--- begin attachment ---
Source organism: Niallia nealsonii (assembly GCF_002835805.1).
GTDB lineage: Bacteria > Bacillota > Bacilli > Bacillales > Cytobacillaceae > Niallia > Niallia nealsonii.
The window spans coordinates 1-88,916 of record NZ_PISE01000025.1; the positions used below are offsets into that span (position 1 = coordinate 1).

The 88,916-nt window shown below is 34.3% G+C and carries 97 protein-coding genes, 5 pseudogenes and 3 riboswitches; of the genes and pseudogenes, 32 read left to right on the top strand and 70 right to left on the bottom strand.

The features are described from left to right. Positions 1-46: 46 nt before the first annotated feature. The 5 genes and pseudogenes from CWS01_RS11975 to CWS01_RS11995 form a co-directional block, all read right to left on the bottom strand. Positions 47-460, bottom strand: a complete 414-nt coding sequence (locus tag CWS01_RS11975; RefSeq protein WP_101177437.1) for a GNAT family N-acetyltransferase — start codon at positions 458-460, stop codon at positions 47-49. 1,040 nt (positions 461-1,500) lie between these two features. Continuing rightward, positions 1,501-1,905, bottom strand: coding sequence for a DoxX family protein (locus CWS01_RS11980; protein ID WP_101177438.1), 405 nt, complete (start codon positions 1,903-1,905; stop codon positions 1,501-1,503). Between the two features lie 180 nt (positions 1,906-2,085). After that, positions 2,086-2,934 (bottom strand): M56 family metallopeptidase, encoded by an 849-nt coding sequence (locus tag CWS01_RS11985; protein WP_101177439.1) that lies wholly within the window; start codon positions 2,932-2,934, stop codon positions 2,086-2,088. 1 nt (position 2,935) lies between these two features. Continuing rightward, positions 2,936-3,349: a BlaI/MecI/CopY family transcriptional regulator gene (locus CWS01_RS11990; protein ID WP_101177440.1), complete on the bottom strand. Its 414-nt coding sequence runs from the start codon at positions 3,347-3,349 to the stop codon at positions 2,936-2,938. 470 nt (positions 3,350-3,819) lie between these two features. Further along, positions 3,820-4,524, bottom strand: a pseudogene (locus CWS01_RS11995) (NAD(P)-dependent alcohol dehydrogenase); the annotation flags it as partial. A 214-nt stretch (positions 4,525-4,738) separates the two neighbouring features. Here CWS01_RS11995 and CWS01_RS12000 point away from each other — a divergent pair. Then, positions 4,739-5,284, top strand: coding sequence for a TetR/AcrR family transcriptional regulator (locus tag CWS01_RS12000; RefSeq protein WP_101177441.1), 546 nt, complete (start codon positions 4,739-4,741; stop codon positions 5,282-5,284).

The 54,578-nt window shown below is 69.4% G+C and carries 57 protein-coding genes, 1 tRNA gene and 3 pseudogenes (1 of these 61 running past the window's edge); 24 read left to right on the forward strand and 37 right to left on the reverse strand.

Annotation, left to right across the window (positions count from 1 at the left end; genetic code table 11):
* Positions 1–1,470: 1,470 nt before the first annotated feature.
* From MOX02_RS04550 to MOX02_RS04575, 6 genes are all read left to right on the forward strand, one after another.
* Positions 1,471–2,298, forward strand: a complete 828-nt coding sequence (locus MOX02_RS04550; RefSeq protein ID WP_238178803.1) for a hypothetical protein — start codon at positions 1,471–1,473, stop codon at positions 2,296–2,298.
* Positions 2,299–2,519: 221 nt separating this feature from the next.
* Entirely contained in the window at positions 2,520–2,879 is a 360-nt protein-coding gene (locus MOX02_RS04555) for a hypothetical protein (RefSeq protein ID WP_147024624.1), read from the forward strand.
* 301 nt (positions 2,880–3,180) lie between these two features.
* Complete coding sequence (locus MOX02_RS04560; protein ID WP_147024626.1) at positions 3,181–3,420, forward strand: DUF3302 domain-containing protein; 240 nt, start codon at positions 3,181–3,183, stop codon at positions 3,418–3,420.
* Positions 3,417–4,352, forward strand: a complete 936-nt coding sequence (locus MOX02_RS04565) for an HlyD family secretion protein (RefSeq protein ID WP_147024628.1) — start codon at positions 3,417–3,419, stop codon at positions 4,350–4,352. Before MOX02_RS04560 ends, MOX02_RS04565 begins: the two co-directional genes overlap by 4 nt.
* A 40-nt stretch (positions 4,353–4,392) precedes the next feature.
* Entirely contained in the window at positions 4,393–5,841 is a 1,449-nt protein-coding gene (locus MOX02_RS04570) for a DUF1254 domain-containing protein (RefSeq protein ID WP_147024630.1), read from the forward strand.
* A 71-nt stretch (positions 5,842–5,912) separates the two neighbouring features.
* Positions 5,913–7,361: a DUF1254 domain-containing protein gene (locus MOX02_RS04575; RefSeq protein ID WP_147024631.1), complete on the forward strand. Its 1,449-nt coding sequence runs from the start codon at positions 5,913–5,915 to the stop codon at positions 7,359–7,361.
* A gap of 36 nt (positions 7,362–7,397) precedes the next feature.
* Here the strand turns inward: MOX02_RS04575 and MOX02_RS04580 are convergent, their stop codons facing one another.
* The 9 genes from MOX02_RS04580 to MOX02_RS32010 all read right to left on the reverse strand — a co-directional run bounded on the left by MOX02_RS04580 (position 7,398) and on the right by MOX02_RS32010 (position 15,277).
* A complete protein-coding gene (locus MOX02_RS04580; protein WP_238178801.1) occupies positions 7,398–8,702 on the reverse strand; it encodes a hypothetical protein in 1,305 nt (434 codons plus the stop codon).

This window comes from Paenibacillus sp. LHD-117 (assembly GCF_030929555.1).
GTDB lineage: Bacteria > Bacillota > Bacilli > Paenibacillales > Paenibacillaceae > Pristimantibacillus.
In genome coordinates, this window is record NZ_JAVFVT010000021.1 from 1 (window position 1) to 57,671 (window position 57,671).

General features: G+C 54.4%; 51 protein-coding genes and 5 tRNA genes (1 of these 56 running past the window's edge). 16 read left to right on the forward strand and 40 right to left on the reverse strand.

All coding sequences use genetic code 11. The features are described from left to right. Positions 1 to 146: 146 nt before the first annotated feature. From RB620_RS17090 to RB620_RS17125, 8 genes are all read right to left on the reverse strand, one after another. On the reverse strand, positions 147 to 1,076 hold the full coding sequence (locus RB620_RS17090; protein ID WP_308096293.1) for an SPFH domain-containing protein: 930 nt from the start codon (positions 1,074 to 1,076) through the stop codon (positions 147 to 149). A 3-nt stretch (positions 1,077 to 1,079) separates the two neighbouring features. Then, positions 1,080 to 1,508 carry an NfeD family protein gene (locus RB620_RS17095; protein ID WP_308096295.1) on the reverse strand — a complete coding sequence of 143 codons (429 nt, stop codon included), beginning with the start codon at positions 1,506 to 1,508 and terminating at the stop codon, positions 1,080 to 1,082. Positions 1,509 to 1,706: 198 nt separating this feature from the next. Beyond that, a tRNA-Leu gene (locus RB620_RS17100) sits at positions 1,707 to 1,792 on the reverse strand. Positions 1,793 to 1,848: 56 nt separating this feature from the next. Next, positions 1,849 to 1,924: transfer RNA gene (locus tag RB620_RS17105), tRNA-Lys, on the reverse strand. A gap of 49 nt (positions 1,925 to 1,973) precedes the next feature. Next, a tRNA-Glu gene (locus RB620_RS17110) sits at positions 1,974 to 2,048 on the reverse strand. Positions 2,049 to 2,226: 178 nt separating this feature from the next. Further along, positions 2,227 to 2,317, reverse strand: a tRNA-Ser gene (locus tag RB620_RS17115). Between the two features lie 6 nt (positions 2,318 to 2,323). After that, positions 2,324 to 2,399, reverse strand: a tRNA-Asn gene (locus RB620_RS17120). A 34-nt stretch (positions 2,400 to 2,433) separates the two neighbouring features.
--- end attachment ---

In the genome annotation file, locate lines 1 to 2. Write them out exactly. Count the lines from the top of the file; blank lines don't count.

Source organism: Niallia nealsonii (assembly GCF_002835805.1).
GTDB lineage: Bacteria > Bacillota > Bacilli > Bacillales > Cytobacillaceae > Niallia > Niallia nealsonii.